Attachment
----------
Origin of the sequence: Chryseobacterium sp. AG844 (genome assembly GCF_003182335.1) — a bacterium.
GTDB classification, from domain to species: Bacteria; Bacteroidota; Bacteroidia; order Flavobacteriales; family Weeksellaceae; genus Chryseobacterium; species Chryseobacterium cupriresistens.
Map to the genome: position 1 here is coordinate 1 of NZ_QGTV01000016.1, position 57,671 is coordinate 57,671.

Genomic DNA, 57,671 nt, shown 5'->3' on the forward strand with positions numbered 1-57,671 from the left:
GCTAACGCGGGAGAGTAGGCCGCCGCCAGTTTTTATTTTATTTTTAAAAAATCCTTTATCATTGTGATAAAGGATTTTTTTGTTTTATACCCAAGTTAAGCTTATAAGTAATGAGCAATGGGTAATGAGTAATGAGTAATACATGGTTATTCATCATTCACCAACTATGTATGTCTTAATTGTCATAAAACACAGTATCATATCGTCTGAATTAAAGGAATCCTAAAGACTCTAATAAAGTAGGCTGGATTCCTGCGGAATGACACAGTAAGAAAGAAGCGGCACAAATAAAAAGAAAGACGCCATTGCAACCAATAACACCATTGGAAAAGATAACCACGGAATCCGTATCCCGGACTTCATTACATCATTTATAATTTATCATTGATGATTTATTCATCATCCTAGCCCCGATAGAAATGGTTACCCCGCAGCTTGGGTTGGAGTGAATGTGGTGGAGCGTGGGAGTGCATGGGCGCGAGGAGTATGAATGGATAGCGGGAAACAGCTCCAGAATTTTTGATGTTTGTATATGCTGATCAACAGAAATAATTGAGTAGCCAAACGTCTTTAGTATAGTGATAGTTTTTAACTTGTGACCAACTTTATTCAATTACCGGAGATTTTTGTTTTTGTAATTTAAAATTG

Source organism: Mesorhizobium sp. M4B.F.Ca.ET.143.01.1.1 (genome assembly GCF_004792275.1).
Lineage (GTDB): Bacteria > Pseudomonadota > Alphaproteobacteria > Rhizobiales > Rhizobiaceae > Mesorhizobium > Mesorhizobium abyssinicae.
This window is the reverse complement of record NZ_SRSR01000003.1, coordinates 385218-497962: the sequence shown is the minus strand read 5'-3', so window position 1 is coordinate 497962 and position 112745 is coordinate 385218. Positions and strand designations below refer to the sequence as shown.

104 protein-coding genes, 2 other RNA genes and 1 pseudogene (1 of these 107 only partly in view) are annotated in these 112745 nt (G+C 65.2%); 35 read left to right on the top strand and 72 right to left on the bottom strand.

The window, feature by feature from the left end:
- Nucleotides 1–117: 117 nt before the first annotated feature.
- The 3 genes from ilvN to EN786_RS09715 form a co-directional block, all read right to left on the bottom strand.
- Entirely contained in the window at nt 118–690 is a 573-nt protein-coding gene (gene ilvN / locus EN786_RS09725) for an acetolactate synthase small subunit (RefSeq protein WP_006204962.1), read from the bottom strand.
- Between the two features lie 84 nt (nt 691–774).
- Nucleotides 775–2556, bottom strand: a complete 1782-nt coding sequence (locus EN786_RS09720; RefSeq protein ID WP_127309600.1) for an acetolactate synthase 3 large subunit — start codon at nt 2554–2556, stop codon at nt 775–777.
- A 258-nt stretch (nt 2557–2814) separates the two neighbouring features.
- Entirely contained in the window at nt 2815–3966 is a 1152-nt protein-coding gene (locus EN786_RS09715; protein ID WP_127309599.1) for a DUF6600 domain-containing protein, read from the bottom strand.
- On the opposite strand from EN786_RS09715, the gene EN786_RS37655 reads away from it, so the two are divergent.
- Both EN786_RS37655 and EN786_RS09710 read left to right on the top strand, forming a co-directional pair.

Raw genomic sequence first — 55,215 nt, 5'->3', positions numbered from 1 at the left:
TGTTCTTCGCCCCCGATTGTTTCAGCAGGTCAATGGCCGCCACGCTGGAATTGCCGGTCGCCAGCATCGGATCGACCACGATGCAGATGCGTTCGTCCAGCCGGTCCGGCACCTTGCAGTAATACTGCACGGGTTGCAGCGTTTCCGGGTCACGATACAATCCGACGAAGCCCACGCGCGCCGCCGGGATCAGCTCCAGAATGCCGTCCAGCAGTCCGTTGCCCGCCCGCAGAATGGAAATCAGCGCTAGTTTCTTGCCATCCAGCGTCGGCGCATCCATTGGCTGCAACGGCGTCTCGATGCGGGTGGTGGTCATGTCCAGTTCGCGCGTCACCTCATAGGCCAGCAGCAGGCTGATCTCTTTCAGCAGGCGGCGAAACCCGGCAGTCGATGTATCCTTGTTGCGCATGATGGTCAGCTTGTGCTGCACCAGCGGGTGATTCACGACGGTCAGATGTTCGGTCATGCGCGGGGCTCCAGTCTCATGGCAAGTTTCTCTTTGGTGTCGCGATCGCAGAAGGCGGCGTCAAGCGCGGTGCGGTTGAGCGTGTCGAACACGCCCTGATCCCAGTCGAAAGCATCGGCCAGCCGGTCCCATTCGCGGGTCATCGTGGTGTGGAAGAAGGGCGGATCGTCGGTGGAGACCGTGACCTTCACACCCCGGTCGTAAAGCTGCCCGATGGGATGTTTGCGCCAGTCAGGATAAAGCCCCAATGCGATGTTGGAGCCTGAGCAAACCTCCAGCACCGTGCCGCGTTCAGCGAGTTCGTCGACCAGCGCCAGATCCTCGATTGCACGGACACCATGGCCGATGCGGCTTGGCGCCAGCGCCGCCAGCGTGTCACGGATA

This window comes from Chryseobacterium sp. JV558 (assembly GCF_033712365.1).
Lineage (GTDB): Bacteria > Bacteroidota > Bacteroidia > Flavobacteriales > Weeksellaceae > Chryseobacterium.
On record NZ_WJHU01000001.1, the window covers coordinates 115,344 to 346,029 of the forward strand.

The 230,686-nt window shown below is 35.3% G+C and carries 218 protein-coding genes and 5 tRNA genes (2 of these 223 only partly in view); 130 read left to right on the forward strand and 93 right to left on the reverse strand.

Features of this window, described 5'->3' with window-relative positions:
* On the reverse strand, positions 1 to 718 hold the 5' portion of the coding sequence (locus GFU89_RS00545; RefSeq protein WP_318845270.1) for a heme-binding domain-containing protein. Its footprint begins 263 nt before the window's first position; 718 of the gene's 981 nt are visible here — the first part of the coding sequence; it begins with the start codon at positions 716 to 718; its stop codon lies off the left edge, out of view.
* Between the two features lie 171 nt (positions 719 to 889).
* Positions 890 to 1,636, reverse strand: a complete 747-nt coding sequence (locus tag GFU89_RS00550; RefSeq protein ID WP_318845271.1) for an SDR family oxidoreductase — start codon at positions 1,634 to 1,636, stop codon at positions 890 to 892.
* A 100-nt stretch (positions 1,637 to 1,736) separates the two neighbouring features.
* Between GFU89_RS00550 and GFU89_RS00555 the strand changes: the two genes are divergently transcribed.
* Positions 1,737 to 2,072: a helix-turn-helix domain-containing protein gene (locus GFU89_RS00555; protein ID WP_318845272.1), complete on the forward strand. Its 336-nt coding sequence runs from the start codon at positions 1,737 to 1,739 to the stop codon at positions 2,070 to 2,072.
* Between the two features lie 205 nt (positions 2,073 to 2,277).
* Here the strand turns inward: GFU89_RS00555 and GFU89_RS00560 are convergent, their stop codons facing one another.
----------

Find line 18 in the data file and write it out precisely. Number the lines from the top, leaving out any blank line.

- On the opposite strand from EN786_RS09715, the gene EN786_RS37655 reads away from it, so the two are divergent.